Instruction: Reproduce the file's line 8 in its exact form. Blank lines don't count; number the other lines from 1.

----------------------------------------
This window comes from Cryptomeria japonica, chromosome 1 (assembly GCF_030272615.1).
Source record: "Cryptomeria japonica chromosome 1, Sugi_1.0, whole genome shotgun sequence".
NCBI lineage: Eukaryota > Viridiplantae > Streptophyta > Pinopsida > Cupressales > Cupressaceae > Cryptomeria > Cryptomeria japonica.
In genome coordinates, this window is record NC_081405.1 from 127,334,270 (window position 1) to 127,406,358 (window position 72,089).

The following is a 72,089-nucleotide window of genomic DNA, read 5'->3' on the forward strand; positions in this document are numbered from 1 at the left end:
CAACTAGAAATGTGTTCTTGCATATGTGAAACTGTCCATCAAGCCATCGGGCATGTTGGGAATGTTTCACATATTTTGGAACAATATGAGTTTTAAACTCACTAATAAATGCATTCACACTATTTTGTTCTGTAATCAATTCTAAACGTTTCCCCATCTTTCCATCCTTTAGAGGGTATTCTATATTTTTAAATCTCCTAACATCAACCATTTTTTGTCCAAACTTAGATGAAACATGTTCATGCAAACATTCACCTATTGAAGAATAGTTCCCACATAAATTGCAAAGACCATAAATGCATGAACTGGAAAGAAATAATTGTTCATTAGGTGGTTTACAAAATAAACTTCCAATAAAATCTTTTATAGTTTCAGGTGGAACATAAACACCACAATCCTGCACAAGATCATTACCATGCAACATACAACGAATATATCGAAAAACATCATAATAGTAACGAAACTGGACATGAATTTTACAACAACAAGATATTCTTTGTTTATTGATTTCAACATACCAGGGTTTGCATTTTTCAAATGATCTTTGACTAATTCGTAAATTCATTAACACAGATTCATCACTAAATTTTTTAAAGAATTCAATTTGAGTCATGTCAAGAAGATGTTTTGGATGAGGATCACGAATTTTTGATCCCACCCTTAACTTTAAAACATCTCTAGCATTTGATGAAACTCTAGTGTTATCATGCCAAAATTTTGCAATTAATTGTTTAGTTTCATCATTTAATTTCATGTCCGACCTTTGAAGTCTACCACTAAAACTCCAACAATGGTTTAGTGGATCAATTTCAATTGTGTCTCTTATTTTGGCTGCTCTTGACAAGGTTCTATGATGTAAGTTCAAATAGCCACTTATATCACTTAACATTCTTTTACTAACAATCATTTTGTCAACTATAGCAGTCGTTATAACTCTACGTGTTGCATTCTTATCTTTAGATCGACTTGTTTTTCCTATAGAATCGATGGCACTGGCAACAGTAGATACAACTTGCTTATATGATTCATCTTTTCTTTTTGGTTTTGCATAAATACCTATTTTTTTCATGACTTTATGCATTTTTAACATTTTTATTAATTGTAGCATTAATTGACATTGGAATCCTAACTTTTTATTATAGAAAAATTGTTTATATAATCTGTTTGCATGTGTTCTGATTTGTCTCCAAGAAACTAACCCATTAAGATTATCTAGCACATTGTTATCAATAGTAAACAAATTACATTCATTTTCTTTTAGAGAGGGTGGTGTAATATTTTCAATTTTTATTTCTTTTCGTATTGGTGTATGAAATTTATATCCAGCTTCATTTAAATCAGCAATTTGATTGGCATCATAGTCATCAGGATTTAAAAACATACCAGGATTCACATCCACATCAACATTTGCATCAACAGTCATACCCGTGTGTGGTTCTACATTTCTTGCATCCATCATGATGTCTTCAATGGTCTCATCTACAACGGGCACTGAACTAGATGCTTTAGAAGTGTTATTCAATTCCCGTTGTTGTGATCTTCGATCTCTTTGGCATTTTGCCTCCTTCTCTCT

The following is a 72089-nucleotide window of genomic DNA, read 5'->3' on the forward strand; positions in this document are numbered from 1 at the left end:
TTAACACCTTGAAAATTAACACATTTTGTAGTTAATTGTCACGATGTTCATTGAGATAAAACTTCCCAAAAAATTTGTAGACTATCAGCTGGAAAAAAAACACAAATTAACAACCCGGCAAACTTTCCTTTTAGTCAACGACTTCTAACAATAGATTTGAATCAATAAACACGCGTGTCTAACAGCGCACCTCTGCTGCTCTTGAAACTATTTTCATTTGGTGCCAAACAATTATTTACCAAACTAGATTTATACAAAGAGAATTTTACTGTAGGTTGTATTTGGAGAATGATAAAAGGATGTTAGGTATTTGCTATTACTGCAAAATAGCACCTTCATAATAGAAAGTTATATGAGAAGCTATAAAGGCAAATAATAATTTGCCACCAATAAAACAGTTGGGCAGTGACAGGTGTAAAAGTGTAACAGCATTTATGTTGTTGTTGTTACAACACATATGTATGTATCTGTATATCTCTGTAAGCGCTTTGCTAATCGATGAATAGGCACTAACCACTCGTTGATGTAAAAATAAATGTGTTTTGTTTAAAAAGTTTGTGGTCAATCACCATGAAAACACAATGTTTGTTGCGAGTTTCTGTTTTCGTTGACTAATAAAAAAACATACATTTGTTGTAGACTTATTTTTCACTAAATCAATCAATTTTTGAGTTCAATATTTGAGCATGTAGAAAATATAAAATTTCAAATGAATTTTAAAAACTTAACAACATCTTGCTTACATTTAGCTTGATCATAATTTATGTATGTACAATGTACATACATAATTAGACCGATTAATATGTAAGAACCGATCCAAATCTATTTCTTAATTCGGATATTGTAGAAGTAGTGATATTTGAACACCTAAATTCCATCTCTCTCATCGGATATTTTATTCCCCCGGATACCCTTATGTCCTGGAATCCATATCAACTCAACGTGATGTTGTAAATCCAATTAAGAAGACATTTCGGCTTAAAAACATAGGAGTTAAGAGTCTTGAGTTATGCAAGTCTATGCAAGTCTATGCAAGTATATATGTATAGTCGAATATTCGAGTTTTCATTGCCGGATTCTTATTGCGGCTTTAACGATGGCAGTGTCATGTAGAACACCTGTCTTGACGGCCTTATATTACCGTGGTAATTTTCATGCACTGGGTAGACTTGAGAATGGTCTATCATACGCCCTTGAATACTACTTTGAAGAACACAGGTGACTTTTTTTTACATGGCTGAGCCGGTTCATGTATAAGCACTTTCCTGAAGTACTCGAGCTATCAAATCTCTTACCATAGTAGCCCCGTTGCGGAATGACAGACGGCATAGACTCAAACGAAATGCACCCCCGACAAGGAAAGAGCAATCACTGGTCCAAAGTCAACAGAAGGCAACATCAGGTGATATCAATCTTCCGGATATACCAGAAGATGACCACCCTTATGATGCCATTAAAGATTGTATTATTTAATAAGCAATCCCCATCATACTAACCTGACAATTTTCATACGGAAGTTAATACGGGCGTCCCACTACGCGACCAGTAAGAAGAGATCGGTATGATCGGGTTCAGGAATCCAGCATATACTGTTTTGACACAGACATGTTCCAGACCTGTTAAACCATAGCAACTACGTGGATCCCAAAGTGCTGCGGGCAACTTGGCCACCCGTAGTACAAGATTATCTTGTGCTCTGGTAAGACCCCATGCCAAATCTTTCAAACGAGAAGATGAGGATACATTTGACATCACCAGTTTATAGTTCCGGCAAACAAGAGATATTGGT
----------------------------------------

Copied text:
TTAACACCTTGAAAATTAACACATTTTGTAGTTAATTGTCACGATGTTCATTGAGATAAAACTTCCCAAAAAATTTGTAGACTATCAGCTGGAAAAAAAACACAAATTAACAACCCGGCAAACTTTCCTTTTAGTCAACGACTTCTAACAATAGATTTGAATCAATAAACACGCGTGTCTAACAGCGCACCTCTGCTGCTCTTGAAACTATTTTCATTTGGTGCCAAACAATTATTTACCAAACTAGATTTATACAAAGAGAATTTTACTGTAGGTTGTATTTGGAGAATGATAAAAGGATGTTAGGTATTTGCTATTACTGCAAAATAGCACCTTCATAATAGAAAGTTATATGAGAAGCTATAAAGGCAAATAATAATTTGCCACCAATAAAACAGTTGGGCAGTGACAGGTGTAAAAGTGTAACAGCATTTATGTTGTTGTTGTTACAACACATATGTATGTATCTGTATATCTCTGTAAGCGCTTTGCTAATCGATGAATAGGCACTAACCACTCGTTGATGTAAAAATAAATGTGTTTTGTTTAAAAAGTTTGTGGTCAATCACCATGAAAACACAATGTTTGTTGCGAGTTTCTGTTTTCGTTGACTAATAAAAAAACATACATTTGTTGTAGACTTATTTTTCACTAAATCAATCAATTTTTGAGTTCAATATTTGAGCATGTAGAAAATATAAAATTTCAAATGAATTTTAAAAACTTAACAACATCTTGCTTACATTTAGCTTGATCATAATTTATGTATGTACAATGTACATACATAATTAGACCGATTAATATGTAAGAACCGATCCAAATCTATTTCTTAATTCGGATATTGTAGAAGTAGTGATATTTGAACACCTAAATTCCATCTCTCTCATCGGATATTTTATTCCCCCGGATACCCTTATGTCCTGGAATCCATATCAACTCAACGTGATGTTGTAAATCCAATTAAGAAGACATTTCGGCTTAAAAACATAGGAGTTAAGAGTCTTGAGTTATGCAAGTCTATGCAAGTCTATGCAAGTATATATGTATAGTCGAATATTCGAGTTTTCATTGCCGGATTCTTATTGCGGCTTTAACGATGGCAGTGTCATGTAGAACACCTGTCTTGACGGCCTTATATTACCGTGGTAATTTTCATGCACTGGGTAGACTTGAGAATGGTCTATCATACGCCCTTGAATACTACTTTGAAGAACACAGGTGACTTTTTTTTACATGGCTGAGCCGGTTCATGTATAAGCACTTTCCTGAAGTACTCGAGCTATCAAATCTCTTACCATAGTAGCCCCGTTGCGGAATGACAGACGGCATAGACTCAAACGAAATGCACCCCCGACAAGGAAAGAGCAATCACTGGTCCAAAGTCAACAGAAGGCAACATCAGGTGATATCAATCTTCCGGATATACCAGAAGATGACCACCCTTATGATGCCATTAAAGATTGTATTATTTAATAAGCAATCCCCATCATACTAACCTGACAATTTTCATACGGAAGTTAATACGGGCGTCCCACTACGCGACCAGTAAGAAGAGATCGGTATGATCGGGTTCAGGAATCCAGCATATACTGTTTTGACACAGACATGTTCCAGACCTGTTAAACCATAGCAACTACGTGGATCCCAAAGTGCTGCGGGCAACTTGGCCACCCGTAGTACAAGATTATCTTGTGCTCTGGTAAGACCCCATGCCAAATCTTTCAAACGAGAAGATGAGGATACATTTGACATCACCAGTTTATAGTTCCGGCAAACAAGAGATATTGGT